View this table:

In all four cases, the resolvent norm grows exponentially for certain problems, as an appropriate parameter is increased or decreased, throughout a region of the complex plane determined by the symbol curves of the operator and their winding numbers. For each, we have listed the two most important published references. The present contribution belongs to the upper-right cell of this 2×2 array. Mathematically, it is an analogue for differential operators of the earlier work for twisted Toeplitz matrices by Trefethen & Chapman (2004). Both our formulation of the main theorem and its proof stay as close as possible to those in Trefethen & Chapman (2004), even to the point of repeating wordings where possible. However, the reader who compares the two papers will find that the two developments differ in many ways.

## 2. An elementary example

We can see the essence of the matter in a simple example. Consider the operator(2.1)where h is a small parameter, acting on a dense subspace of L2[−1,1] of differentiable functions satisfying the boundary conditions u(−1)=u(1)=0. The equation Ahu=λu cannot be solved for any λC; the spectrum of Ah is empty. However, the function(2.2)satisfies Ahu=0, and it satisfies the boundary conditions up to an error e−1/2h. Alternatively, we could note that satisfies the boundary conditions and satisfies Ahu=0 up to an error no greater than e−1/2h.

Thus, we can say that the Gaussian (2.2) of width O(h1/2) (or more precisely, the same function shifted by a constant) is an ϵ-pseudoeigenfunction corresponding to the ϵ-pseudoeigenvalue 0 for a value of ϵ of size O(M−1/h) for some M>1 as h→0.1 Moreover, the same is true for any number λ with −1<Re λ<1, as is shown by the pseudoeigenfunction(2.3)The situation is summarized in figure 1 for h=0.02. This and the other figures in this article were computed numerically by spectral discretization (Trefethen 2000) and the EigTool pseudospectra plotting system (Wright 2002); we shall not give details. We see that the pseudospectra of Ah approximate the strip −1<Re λ<1, and for the particular value λ=1/2+i, the optimal pseudoeigenfunction comes very close to the predicted form: a wave packet centred at x=1/2 with wavenumber 1/h=50 (i.e. wavelength 2π/50≈0.13).

Figure 1

Above, ϵ-pseudospectra of the operator (2.1) with h=0.02 (the spectrum is empty). From outside in, the contours correspond to ϵ=10−1,…,10−9. The figure confirms that the resolvent norm ‖(λAh)−1‖ grows exponentially as h→0 for any λ in the strip −1<Re λ<1, marked by the dashed lines. Below, an optimal pseudoeigenfunction for λ=1/2+i (marked by a cross in the top image) with x*=1/2 and k*=−1. (Both real part and envelope are shown.)

Once we have proved our main theorem and expressed it in terms of winding numbers, this example will be interpretable as follows. We associate the operator Ah of (2.1) with the x-dependent symbol(2.4)which maps the real k-axis onto the negatively oriented vertical line Re f=x in the complex plane. We define the winding number of this symbol curve about any point λC by completing it by a large semicircle traversed counter-clockwise in the right half-plane. Thus for each x, the winding number is 0 if Re λ<x, 1 if Re λ>x, and undefined if Re λ=x. As x increases from −1 to 1, each λ with −1<Re λ<1 experiences a decrease in winding number when x passes through the value Re λ. Theorem 3.1 ensures that each such value of λ is an ϵ-pseudoeigenvalue of Ah for a value of ϵ of size O(M−1/h) for some M>1 as h→0.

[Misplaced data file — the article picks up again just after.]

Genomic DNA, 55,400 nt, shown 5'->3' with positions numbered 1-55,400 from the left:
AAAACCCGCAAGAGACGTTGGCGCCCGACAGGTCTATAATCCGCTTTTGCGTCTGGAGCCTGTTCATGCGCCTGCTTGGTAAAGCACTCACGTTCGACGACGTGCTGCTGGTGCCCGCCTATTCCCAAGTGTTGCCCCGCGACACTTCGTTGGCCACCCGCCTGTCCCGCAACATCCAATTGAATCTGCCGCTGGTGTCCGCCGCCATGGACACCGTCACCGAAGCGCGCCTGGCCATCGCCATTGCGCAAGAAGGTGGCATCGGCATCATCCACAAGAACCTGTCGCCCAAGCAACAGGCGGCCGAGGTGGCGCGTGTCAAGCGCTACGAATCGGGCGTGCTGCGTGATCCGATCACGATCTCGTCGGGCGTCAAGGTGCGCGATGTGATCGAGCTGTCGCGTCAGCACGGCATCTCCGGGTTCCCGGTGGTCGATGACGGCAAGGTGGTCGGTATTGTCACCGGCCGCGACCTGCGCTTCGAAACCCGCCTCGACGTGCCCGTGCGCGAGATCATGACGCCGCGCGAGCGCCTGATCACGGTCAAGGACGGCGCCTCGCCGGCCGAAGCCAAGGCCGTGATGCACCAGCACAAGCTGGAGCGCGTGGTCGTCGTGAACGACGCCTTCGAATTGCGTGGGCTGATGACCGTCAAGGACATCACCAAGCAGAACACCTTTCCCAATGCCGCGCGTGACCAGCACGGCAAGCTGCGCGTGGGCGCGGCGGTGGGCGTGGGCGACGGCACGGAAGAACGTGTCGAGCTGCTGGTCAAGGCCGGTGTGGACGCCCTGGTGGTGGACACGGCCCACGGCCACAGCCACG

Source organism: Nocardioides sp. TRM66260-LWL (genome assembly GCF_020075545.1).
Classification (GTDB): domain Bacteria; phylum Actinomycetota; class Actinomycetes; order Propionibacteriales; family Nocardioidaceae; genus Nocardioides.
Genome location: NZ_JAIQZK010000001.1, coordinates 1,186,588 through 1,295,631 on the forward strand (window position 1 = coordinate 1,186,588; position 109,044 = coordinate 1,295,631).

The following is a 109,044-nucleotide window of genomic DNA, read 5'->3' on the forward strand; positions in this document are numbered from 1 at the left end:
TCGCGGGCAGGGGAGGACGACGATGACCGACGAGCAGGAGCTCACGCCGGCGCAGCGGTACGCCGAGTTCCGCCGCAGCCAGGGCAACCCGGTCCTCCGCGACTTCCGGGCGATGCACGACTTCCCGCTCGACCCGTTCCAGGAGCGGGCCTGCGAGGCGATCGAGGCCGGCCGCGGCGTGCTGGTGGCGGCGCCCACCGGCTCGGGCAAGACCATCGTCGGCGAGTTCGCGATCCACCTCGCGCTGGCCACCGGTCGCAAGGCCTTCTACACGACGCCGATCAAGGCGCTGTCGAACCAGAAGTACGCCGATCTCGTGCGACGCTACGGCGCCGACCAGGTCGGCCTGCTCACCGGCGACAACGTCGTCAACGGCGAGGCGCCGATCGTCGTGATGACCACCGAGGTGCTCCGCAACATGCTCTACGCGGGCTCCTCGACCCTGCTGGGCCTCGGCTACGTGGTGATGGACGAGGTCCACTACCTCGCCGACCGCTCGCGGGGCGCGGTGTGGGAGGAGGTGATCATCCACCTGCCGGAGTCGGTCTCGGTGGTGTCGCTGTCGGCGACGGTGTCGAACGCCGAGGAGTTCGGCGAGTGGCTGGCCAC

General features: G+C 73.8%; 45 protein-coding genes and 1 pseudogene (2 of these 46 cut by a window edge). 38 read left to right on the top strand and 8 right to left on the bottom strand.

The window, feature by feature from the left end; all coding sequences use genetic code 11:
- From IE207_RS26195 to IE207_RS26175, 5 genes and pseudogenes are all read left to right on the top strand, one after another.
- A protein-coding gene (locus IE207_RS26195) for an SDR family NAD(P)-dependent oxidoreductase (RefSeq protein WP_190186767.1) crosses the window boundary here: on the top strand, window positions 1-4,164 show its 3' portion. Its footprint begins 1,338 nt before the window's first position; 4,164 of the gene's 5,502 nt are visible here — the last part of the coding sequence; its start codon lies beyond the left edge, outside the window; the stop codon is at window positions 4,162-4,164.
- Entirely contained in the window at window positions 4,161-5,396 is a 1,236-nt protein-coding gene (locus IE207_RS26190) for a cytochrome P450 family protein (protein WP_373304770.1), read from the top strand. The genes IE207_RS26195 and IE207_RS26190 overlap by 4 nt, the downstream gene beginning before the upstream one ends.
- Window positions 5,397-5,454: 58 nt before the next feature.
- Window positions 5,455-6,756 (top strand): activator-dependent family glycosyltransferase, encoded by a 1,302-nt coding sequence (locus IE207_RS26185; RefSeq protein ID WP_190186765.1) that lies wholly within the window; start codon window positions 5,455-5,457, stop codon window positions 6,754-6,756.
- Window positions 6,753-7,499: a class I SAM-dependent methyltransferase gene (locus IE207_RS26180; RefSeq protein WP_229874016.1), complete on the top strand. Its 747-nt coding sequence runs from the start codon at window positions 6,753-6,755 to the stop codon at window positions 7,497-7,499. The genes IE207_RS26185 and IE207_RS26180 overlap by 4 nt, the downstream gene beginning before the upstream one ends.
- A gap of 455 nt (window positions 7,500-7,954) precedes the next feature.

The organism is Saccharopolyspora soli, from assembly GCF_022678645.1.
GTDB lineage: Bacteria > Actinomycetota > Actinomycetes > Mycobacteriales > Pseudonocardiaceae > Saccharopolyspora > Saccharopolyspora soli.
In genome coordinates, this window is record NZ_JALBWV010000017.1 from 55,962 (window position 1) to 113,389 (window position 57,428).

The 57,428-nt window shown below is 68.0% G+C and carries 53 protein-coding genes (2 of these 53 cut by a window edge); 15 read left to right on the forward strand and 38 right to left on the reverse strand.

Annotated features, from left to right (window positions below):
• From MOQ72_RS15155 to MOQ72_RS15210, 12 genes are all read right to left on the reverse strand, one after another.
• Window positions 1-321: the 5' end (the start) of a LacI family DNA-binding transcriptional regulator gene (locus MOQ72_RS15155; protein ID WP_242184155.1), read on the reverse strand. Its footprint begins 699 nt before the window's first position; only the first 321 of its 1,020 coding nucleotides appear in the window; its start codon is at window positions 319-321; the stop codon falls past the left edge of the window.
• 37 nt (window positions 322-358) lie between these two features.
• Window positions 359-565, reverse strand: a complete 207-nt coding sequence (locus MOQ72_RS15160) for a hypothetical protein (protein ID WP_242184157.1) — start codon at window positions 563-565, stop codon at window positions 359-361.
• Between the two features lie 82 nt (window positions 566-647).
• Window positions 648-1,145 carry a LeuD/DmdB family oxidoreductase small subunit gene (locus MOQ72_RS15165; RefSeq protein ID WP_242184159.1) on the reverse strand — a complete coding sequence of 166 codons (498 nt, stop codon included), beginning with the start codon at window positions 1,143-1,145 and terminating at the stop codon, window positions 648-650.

## 3. Theorems

Let an interval [a,b] be given, a<b, and for a small parameter h>0, let Dh be the scaled derivative operatorFor some integer n≥0, let continuous coefficient functionsbe defined on (a,b), which may or may not be smooth. We consider the family of linear operators {Ah}, h>0, defined bytogether with arbitrary homogeneous boundary conditions at x=a and x=b (the details of the boundary conditions will not matter), acting in a suitable dense domain in L2[a,b].

Given kC and h, consider the function in L2[a,b]. We can write Ahv explicitly asIn other words, we havewhere f is the symbol of {Ah}, defined for x∈(a,b) and kC by(3.1)Our aim is to build wave packets localized near a particular x*∈(a,b). Let x* and k* be given, and define λ=f(x*,k*). If f were independent of x, then the function(3.2)would satisfy the eigenfunction equation for Ah with eigenvalue λ,(3.3)although, in general, it would not be an eigenfunction because of the boundary conditions. If f varies with x, however, then we shall look for solutions to (3.3) near x* with the form of wave packets (exact solutions, not approximate), and if these decay exponentially away from x*, then they can be extended smoothly to zero so as to make exponentially good pseudoeigenfunctions, regardless of the boundary conditions.

The symbol f=f(x,k) satisfies the twist condition at x=x*∈(a,b), k=k*R if at this point it is differentiable with respect to x withf/∂k≠0 and(3.4)It satisfies the antitwist condition if it has the same properties with (3.4) replaced by(3.5)Here is our main theorem.

Let {Ah} be a family of variable coefficient differential operators on [a,b] with symbol f(x,k) as described above. Given x*∈(a,b) and k*R, define λ=f(x*,k*), and suppose that the twist condition is satisfied. Moreover, suppose that f(x*,k)≠λ for all real kk* and that cn(x*)≠0. Then, there exist constants C1, C2>0 and M>1 such that for all sufficiently small h, there exists a non-zero pseudoeigenfunction v(h) that is exponentially good,(3.6)and localized,(3.7)